Mary Jane Spiteri – Reading for a Bachelor’s Degree in European Studies at the University of Malta
Published on 27th April 2020
So the climate is changing, and that’s no secret at this point. The environmental and public health repercussions of this undeniable reality have become increasingly relevant in the realm of International relations over the past decade. If these challenges persist, climate change will continue to demand more of our attention and resources.
The United Nations (UN) has referred to climate change as “the defining issue of our time” (United Nations 2020). But what happened to the Climate and why is it changing?
Earth’s temperature keeps increasing, sea levels continue to rise and glaciers are melting away. This is all the result of a warmer climate with average temperatures higher than what we are used to.
Natural processes lead to gradual changes in the climate over the years, however, over the past century, a rapid trend of global warming has become evident (Harvey 2018). The exchange of a number of different gases between the earth and its atmosphere is vital for its proper functioning and for supporting life on earth. However, as human populations have expanded and industrial and agricultural developments have increased, more fossil fuels than ever before have been burnt, resulting in the release of greenhouse gases at a significantly faster rate than that of natural processes alone. This increase in greenhouse gases is what has disrupted the natural balance of atmospheric gases, resulting in heat-trapping of the Earth’s surface. This is what is known as global warming, which is one of the main driving forces of climate change (Kweku 2017).
But in the midst of this climate crisis, we remain optimistic and hopeful. If there’s one thing that unites every single one of us, it is the very planet we all call home. It might be too little too late to nip this in the bud, but moving forward, we are guided and united by our common desire of ensuring a healthy planet for present and future generations.
Achieving global environmental change must therefore be a collective effort. Acting together to face this challenge is crucial, but if only it were so simple! Over 200 different states make up the international political system, each with their own type of economy, politics, greenhouse gas emissions and views on the significance and urgency of environmental protection. Specific codes of conduct cannot be imposed on any individual state as no superior authority has this competence. In order for results to be achieved, countries must negotiate to reduce global carbon emissions and find common ground.
The UN’s goal to achieve global cooperation to combat climate change is today founded on the Paris Agreement which is dedicated to taking ambitious action to strengthen the global response to climate change and its impacts. The agreement builds upon the United Nations Framework Convention on Climate Change (UNFCC) which entered into force in 1994, and has today reached near-universal membership. Even with limited scientific backing at the time, the Convention established that there was a problem which needed to be solved. Today, over 25 years of international climate diplomacy later, the Paris Agreement continues to strive to keep the global temperature this century from rising to “well below 2 degrees celsius above preindustrial levels” (UNFCCC 2015, Article 2(a)).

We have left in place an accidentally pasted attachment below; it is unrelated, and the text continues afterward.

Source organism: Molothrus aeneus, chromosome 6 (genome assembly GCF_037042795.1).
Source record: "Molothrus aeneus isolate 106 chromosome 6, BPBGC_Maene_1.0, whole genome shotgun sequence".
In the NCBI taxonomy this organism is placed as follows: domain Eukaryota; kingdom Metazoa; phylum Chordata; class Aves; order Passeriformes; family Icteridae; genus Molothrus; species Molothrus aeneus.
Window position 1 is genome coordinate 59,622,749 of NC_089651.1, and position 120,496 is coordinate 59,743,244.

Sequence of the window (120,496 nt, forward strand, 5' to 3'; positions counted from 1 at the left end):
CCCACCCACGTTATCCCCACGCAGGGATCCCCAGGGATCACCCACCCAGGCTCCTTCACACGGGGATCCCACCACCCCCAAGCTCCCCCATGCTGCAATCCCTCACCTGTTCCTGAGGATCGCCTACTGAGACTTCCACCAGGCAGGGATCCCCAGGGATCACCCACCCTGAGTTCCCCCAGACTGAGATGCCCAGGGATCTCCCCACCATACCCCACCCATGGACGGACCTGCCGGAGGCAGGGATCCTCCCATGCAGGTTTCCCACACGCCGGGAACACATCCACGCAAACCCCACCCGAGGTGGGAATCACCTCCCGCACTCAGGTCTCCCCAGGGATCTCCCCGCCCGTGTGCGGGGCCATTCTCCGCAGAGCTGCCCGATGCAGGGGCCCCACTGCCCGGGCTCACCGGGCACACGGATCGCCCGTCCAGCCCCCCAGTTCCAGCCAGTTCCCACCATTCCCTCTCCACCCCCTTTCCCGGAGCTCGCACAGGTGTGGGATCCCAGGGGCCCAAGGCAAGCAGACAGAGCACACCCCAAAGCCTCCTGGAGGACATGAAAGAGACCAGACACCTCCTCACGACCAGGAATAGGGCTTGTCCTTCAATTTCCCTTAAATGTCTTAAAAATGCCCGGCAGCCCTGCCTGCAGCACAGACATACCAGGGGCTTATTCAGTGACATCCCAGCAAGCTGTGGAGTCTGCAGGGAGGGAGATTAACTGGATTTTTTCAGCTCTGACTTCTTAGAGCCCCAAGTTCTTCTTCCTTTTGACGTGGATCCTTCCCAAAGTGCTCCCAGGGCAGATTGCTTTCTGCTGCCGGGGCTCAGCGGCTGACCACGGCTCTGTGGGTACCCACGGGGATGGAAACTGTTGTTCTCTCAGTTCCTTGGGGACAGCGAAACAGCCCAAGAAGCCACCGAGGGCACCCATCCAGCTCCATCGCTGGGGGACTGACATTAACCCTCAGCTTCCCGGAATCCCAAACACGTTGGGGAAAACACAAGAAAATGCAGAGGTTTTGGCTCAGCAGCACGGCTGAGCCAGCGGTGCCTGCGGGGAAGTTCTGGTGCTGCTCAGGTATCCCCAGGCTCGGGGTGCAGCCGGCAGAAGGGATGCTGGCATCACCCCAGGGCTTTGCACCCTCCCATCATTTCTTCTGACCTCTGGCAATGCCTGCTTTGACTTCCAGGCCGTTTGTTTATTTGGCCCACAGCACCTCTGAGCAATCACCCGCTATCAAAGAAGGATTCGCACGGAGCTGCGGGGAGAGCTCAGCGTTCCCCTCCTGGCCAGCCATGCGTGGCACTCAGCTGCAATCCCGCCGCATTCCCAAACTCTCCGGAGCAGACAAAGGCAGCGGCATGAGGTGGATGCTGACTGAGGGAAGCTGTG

The agreement has proven to be a catalyst for global climate action, however it has also faced its own challenges. President Donald Trump’s announcement of the United State’s withdrawal from the Paris Agreement (to be effective in November 2020) raised many concerns, especially with the US being the second largest GHG emitter (Chan et al 2018). In spite of this however, the agreement has proven its lasting stability and instead of other countries following this example and abandoning their commitment, many have reaffirmed their allegiance.
Other global efforts include the UN sustainable development goals (SDG) and the European Green Deal. SDG number 13 deals with global cooperation for climate action while the Green Deal aims to make Europe the first climate-neutral continent and devises a roadmap for a sustainable economy. These have proven that our shared concerns and common goals can indeed lead to international cooperation and effective policy responses.
Climate change is impacting all of us and will continue to do so. The clock is ticking, but it is not too late yet. This is a complex global issue which requires globally-coordinated responses. The appropriate mitigation and adaptation actions and international policy agreements are what is needed to win this fight. We must be disciplined and adjust our behaviours for our own sake. It’s a small price to pay to protect this climate that impacts our lives in so many ways. Now its our turn to make a change, and this time for the better.
Disclaimer: the views expressed in this publication are the author’s own and do not necessarily reflect those of the Society.